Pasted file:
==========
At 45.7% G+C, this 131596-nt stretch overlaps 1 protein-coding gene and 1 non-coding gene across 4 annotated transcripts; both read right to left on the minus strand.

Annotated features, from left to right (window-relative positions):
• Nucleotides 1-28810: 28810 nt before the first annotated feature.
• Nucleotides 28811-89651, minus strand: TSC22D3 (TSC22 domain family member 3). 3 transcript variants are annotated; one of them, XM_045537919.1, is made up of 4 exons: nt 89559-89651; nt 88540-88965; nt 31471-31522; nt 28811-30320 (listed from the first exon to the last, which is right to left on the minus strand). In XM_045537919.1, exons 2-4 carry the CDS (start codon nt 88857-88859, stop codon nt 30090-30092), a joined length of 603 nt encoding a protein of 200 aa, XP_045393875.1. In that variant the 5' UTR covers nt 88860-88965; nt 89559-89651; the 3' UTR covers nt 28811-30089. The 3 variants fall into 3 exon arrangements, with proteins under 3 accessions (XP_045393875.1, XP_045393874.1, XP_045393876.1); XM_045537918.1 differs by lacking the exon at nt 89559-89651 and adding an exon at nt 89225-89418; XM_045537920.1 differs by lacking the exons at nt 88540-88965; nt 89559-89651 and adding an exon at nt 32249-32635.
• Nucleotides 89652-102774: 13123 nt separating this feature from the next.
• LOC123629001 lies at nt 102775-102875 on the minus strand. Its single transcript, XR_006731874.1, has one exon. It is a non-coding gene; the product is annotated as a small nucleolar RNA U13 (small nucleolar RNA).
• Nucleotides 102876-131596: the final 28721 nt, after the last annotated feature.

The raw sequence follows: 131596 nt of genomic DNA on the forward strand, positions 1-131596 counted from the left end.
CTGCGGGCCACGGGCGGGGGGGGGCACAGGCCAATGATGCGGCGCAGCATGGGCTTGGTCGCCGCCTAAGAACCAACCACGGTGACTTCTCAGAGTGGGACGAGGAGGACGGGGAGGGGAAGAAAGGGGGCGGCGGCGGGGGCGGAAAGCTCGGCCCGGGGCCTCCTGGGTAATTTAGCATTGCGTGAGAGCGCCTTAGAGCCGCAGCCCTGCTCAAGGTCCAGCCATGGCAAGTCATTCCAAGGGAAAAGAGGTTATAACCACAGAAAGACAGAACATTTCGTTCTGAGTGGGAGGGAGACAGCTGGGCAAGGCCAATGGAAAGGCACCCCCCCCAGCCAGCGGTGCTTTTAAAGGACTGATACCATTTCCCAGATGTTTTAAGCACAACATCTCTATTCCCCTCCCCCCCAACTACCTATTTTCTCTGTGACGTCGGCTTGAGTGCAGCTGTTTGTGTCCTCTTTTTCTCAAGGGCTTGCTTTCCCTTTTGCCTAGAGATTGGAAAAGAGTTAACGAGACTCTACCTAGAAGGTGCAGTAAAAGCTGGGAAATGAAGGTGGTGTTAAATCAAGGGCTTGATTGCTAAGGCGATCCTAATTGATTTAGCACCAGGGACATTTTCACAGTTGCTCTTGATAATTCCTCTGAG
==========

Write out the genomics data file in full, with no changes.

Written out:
At 45.7% G+C, this 131596-nt stretch overlaps 1 protein-coding gene and 1 non-coding gene across 4 annotated transcripts; both read right to left on the minus strand.

Annotated features, from left to right (window-relative positions):
• Nucleotides 1-28810: 28810 nt before the first annotated feature.
• Nucleotides 28811-89651, minus strand: TSC22D3 (TSC22 domain family member 3). 3 transcript variants are annotated; one of them, XM_045537919.1, is made up of 4 exons: nt 89559-89651; nt 88540-88965; nt 31471-31522; nt 28811-30320 (listed from the first exon to the last, which is right to left on the minus strand). In XM_045537919.1, exons 2-4 carry the CDS (start codon nt 88857-88859, stop codon nt 30090-30092), a joined length of 603 nt encoding a protein of 200 aa, XP_045393875.1. In that variant the 5' UTR covers nt 88860-88965; nt 89559-89651; the 3' UTR covers nt 28811-30089. The 3 variants fall into 3 exon arrangements, with proteins under 3 accessions (XP_045393875.1, XP_045393874.1, XP_045393876.1); XM_045537918.1 differs by lacking the exon at nt 89559-89651 and adding an exon at nt 89225-89418; XM_045537920.1 differs by lacking the exons at nt 88540-88965; nt 89559-89651 and adding an exon at nt 32249-32635.
• Nucleotides 89652-102774: 13123 nt separating this feature from the next.
• LOC123629001 lies at nt 102775-102875 on the minus strand. Its single transcript, XR_006731874.1, has one exon. It is a non-coding gene; the product is annotated as a small nucleolar RNA U13 (small nucleolar RNA).
• Nucleotides 102876-131596: the final 28721 nt, after the last annotated feature.

The raw sequence follows: 131596 nt of genomic DNA on the forward strand, positions 1-131596 counted from the left end.
CTGCGGGCCACGGGCGGGGGGGGGCACAGGCCAATGATGCGGCGCAGCATGGGCTTGGTCGCCGCCTAAGAACCAACCACGGTGACTTCTCAGAGTGGGACGAGGAGGACGGGGAGGGGAAGAAAGGGGGCGGCGGCGGGGGCGGAAAGCTCGGCCCGGGGCCTCCTGGGTAATTTAGCATTGCGTGAGAGCGCCTTAGAGCCGCAGCCCTGCTCAAGGTCCAGCCATGGCAAGTCATTCCAAGGGAAAAGAGGTTATAACCACAGAAAGACAGAACATTTCGTTCTGAGTGGGAGGGAGACAGCTGGGCAAGGCCAATGGAAAGGCACCCCCCCCAGCCAGCGGTGCTTTTAAAGGACTGATACCATTTCCCAGATGTTTTAAGCACAACATCTCTATTCCCCTCCCCCCCAACTACCTATTTTCTCTGTGACGTCGGCTTGAGTGCAGCTGTTTGTGTCCTCTTTTTCTCAAGGGCTTGCTTTCCCTTTTGCCTAGAGATTGGAAAAGAGTTAACGAGACTCTACCTAGAAGGTGCAGTAAAAGCTGGGAAATGAAGGTGGTGTTAAATCAAGGGCTTGATTGCTAAGGCGATCCTAATTGATTTAGCACCAGGGACATTTTCACAGTTGCTCTTGATAATTCCTCTGAG